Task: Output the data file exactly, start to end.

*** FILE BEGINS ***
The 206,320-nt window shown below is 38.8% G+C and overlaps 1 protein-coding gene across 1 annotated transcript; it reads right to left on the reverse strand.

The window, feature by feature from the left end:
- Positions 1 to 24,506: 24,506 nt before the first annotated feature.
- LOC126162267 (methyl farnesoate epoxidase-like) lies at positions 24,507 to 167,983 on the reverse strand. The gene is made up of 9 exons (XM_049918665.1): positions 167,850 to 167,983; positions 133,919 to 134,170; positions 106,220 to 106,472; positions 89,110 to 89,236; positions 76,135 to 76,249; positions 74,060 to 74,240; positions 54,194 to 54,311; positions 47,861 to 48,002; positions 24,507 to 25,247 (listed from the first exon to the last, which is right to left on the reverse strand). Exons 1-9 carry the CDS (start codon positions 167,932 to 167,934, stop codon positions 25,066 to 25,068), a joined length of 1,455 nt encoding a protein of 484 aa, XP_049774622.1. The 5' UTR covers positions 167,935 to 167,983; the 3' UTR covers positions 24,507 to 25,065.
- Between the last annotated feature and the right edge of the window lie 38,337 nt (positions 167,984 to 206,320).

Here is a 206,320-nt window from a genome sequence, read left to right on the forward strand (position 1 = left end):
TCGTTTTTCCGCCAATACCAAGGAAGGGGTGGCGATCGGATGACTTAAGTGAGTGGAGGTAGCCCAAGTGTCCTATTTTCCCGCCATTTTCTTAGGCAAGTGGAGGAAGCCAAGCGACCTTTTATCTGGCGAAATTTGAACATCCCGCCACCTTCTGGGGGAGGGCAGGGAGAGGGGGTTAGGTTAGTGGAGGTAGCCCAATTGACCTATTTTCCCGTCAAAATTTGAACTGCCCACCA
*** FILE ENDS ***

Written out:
The 206,320-nt window shown below is 38.8% G+C and overlaps 1 protein-coding gene across 1 annotated transcript; it reads right to left on the reverse strand.

The window, feature by feature from the left end:
- Positions 1 to 24,506: 24,506 nt before the first annotated feature.
- LOC126162267 (methyl farnesoate epoxidase-like) lies at positions 24,507 to 167,983 on the reverse strand. The gene is made up of 9 exons (XM_049918665.1): positions 167,850 to 167,983; positions 133,919 to 134,170; positions 106,220 to 106,472; positions 89,110 to 89,236; positions 76,135 to 76,249; positions 74,060 to 74,240; positions 54,194 to 54,311; positions 47,861 to 48,002; positions 24,507 to 25,247 (listed from the first exon to the last, which is right to left on the reverse strand). Exons 1-9 carry the CDS (start codon positions 167,932 to 167,934, stop codon positions 25,066 to 25,068), a joined length of 1,455 nt encoding a protein of 484 aa, XP_049774622.1. The 5' UTR covers positions 167,935 to 167,983; the 3' UTR covers positions 24,507 to 25,065.
- Between the last annotated feature and the right edge of the window lie 38,337 nt (positions 167,984 to 206,320).

Here is a 206,320-nt window from a genome sequence, read left to right on the forward strand (position 1 = left end):
TCGTTTTTCCGCCAATACCAAGGAAGGGGTGGCGATCGGATGACTTAAGTGAGTGGAGGTAGCCCAAGTGTCCTATTTTCCCGCCATTTTCTTAGGCAAGTGGAGGAAGCCAAGCGACCTTTTATCTGGCGAAATTTGAACATCCCGCCACCTTCTGGGGGAGGGCAGGGAGAGGGGGTTAGGTTAGTGGAGGTAGCCCAATTGACCTATTTTCCCGTCAAAATTTGAACTGCCCACCA